This image can be found in The Last Days of Pompeii: Destruction, Apocalypse, Resurrection.

"Many scholars have addressed the book’s text, but Diana Magaloni Kerpel’s project is unique. She approaches the Codex as a collaborative work of art, exploring the object’s physical attributes and its authorship. The result is a novel interpretation, one that returns autonomy to the indigenous people who helped create the book."—ARTnewsIn August 1576, in the midst of an outbreak of the plague, the Spanish Franciscan friar Bernardino de Sahagún and twenty-two indigenous artists locked themselves inside a school and created the first illustrated encyclopedia of the New World, which is now known as the Florentine Codex. The Colors of the New World offers a new look at this manuscript and is available for preorder today! 

"Many scholars have addressed the book’s text, but Diana Magaloni Kerpel’s project is unique. She approaches the Codex as a collaborative work of art, exploring the object’s physical attributes and its authorship. The result is a novel interpretation, one that returns autonomy to the indigenous people who helped create the book."ARTnews

In August 1576, in the midst of an outbreak of the plague, the Spanish Franciscan friar Bernardino de Sahagún and twenty-two indigenous artists locked themselves inside a school and created the first illustrated encyclopedia of the New World, which is now known as the Florentine Codex. The Colors of the New World offers a new look at this manuscript and is available for preorder today! 

Wine cup with a dancing reveler (interior)
Attributed to the Ambrosios Painter Greek, Athens, about 510 B.C. Terracotta 
Los Angeles, J. Paul Getty Museum
This image is from Pots & Plays: Interactions between Tragedy and Greek Vase Painting now available from our Virtual Library. 

Wine cup with a dancing reveler (interior)

Attributed to the Ambrosios Painter 
Greek, Athens, about 510 B.C. 
Terracotta 

Los Angeles, J. Paul Getty Museum

This image is from Pots & Plays: Interactions between Tragedy and Greek Vase Painting now available from our Virtual Library.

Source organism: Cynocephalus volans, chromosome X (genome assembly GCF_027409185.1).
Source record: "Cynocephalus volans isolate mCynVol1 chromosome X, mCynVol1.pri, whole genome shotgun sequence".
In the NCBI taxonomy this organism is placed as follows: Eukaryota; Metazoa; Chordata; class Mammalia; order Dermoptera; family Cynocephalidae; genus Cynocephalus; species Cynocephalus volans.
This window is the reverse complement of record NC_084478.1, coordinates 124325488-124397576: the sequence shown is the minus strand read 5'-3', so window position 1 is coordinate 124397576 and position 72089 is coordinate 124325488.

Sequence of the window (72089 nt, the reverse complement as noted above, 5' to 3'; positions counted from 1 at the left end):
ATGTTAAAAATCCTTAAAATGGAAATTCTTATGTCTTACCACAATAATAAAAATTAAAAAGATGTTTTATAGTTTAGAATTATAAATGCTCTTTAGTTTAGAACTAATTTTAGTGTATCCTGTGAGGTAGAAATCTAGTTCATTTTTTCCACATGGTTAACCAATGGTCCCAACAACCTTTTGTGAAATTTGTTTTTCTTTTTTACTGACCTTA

Edgar Degas is an almost impossible artist to categorize. Although today often grouped with the Impressionists, he specifically rejected their philosophy, considering himself a realist. But he was a realist whom realists rejected; a storyteller in pictures who did not satisfy novelist-critics; a painter of modern life who was not a modernist. Odd Man Out: Readings of the Work and Reputation of Edgar Degas explores the artist’s complicated reputation and is now 50% off as part of our summer sale. Redefine beach reading and enjoy an afternoon with an art history book!
(Image above: The Milliners, Edgar Germain Hilaire Degas 
French, Paris, about 1882 - before 1905 Oil on canvas
Los Angeles, J. Paul Getty Museum)
Edgar Degas is an almost impossible artist to categorize. Although today often grouped with the Impressionists, he specifically rejected their philosophy, considering himself a realist. But he was a realist whom realists rejected; a storyteller in pictures who did not satisfy novelist-critics; a painter of modern life who was not a modernist. Odd Man Out: Readings of the Work and Reputation of Edgar Degas explores the artist’s complicated reputation and is now 50% off as part of our summer sale. Redefine beach reading and enjoy an afternoon with an art history book!
(Image above: The MillinersEdgar Germain Hilaire Degas 
French, Paris, about 1882 - before 1905 Oil on canvas
Los Angeles, J. Paul Getty Museum)